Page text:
Protein that survived extreme conditions on early Earth could be a boon for biofuel industry
A 2.8-billion-year-old enzyme has been resurrected to help with industrial biofuel production. The cellulose-chewing protein, which evolved at the dawn of life when Earth was an inhospitable place, is at least twice as active as its modern counterparts under the harsh conditions of biomass breakdown.
Cellulose-containing materials – such as wood, cotton and even paper waste – are rich sources of chemicals, including biofuels like ethanol. To break down cellulose, the biochemical industry uses cellulase enzymes that convert the biopolymer into glucose. However, the conditions under which the raw materials are pretreated – high temperatures and strong acids – destroy cellulases.
Over the last two decades, says Raul Perez-Jimenez from Spain’s Nanoscience Cooperative Research Center, scientists have been trying to create more resistant cellulases – with limited success. His team has now taken a trip back in time to recreate an ancient enzyme that tolerates temperatures as high as 90°C and pH values between 4 and 10, while remaining at least twice as catalytically active as modern cellulases.
‘Instead of pushing evolution forward, we’re going backwards, look for those [proteins] that were once useful, but they were discarded as time passed,’ says Perez-Jimenez.
The idea of reconstructing ancient proteins isn’t new, it dates back to the 1960s. Since then, ancestral sequence reconstruction has grown into a tool that allows biologists to uncover evolutionary mechanisms. However, it has rarely been used to engineer enzymes and, according to Perez-Jimenez, never to improve several protein properties at once.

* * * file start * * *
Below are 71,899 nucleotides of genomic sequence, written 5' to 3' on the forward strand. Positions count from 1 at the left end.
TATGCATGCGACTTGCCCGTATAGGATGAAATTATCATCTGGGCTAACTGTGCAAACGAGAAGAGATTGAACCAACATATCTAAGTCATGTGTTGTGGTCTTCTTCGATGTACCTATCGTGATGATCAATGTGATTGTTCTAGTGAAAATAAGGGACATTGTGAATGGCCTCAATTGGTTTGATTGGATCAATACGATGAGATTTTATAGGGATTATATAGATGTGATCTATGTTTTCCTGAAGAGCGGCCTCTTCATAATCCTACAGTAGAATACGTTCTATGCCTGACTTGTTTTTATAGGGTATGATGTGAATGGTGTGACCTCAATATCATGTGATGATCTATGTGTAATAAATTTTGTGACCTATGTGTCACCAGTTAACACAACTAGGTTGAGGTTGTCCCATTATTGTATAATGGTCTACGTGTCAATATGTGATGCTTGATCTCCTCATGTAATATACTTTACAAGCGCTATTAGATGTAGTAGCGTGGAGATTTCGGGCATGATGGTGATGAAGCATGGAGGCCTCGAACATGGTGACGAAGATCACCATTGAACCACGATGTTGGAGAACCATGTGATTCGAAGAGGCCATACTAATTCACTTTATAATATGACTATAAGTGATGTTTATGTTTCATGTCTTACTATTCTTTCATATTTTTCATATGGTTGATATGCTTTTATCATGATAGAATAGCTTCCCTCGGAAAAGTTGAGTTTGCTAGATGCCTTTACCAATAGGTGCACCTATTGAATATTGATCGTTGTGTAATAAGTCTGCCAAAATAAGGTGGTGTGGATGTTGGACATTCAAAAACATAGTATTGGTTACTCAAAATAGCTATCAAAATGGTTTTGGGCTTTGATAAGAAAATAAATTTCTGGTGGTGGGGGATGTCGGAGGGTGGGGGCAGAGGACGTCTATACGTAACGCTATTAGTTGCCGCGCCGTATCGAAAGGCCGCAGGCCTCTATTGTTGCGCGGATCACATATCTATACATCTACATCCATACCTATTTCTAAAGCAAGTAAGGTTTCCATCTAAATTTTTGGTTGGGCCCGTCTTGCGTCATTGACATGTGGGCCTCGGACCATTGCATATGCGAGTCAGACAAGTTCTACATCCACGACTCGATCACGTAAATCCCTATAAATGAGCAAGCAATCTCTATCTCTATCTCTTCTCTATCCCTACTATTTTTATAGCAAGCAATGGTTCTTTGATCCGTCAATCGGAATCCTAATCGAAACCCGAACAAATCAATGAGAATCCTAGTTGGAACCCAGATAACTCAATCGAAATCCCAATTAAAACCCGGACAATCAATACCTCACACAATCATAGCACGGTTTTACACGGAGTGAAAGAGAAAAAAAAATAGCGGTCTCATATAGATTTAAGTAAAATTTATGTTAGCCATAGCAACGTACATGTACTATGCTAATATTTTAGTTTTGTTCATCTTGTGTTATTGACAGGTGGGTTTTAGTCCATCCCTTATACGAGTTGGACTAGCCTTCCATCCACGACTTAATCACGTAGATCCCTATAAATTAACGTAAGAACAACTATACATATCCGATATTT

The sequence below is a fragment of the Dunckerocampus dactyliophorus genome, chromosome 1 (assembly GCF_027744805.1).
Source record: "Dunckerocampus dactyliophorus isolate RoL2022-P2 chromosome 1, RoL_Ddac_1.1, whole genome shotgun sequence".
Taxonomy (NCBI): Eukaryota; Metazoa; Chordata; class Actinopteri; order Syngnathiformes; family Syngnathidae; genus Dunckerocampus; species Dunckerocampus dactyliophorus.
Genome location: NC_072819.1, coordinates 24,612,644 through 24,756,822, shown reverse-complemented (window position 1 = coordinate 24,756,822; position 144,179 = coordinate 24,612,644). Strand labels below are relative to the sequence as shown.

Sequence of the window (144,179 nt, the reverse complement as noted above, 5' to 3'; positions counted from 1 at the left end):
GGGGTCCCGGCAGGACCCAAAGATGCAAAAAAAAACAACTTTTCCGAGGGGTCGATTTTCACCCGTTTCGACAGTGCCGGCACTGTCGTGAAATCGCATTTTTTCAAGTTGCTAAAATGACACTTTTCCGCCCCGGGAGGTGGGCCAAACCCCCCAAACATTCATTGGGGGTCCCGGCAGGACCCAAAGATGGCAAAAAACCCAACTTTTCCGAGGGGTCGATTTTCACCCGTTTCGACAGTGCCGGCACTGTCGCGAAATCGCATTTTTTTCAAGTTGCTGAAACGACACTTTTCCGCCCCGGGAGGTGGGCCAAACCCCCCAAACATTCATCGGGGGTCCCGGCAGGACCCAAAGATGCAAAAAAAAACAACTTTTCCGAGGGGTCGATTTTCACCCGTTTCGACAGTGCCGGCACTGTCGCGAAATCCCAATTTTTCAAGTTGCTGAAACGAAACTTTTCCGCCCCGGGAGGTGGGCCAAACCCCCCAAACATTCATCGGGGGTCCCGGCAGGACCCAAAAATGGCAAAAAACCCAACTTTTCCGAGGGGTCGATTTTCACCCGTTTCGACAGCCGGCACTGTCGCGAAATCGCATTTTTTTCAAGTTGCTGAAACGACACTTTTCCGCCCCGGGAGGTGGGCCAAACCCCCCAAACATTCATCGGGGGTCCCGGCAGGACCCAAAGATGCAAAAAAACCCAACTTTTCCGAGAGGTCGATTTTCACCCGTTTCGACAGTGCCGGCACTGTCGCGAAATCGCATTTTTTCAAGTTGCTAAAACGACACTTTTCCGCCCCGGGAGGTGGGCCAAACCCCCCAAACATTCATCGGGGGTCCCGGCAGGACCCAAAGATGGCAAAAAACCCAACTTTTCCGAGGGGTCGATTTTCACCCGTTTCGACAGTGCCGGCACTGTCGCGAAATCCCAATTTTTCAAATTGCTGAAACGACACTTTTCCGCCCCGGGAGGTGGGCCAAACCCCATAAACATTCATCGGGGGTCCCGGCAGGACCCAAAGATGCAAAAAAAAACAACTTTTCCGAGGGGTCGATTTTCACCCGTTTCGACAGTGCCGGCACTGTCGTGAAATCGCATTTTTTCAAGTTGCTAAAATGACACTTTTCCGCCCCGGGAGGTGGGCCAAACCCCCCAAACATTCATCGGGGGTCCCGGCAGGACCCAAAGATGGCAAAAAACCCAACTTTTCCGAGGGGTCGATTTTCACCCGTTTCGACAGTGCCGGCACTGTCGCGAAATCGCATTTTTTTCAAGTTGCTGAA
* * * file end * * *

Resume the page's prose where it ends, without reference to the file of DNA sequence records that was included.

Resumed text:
In ancestral sequence reconstruction, enzymes with the same function but coming from different species are used to construct a phylogenetic tree – a diagram showing evolutionary relationships. For each tree node, which represents the point where a common ancestor evolved into new species, researchers infer the most likely amino acid sequence according to the younger protein’s similarities and differences. Although this doesn’t perfectly reconstruct the extinct amino acid sequence, it can recreate the enzyme’s physical features, explains says Perez-Jimenez.
His team resurrected a cellulase from the Archean, 2.8 billion years ago. During this eon, the planet’s oceans were hot, acidic, salty and contained almost no oxygen. Archean organisms and their enzymes needed to be extremely hardy to survive. While there are some modern extremophiles that live in hot or acidic environments, very few can withstand both.
‘I thought it was [a] great [study],’ says evolutionary synthetic biologist Eric Gaucher from the Georgia Institute of Technology in the US. Other protein engineering methods – including directed evolution – create mostly random mutations, many of which aren’t functioning proteins, he explains. Since ancestral proteins are shaped by natural selection, they usually fold properly and retain their functionality.
While sequence reconstruction can’t create enzymes with completely new chemical functionality like directed evolution, Gaucher thinks that scientists will start to combine the two techniques. ‘Ancestral proteins can be a jumping off points for directed evolution experiments because they tend to be chemically more promiscuous than modern proteins. By going back in time, it’s like we’re going to the sandbox of evolution.’
‘We still see that many people [don’t] take this technique very seriously, more like a little bit of a science fiction,’ says Perez-Jimenez. ‘Our goal is to prove that this is a serious technology for enzyme design based on the principle of evolution.’
N Barruetabeña et al, Commun. Chem., 2019, 2, 76 (DOI: 10.1038/s42004-019-0176-6)
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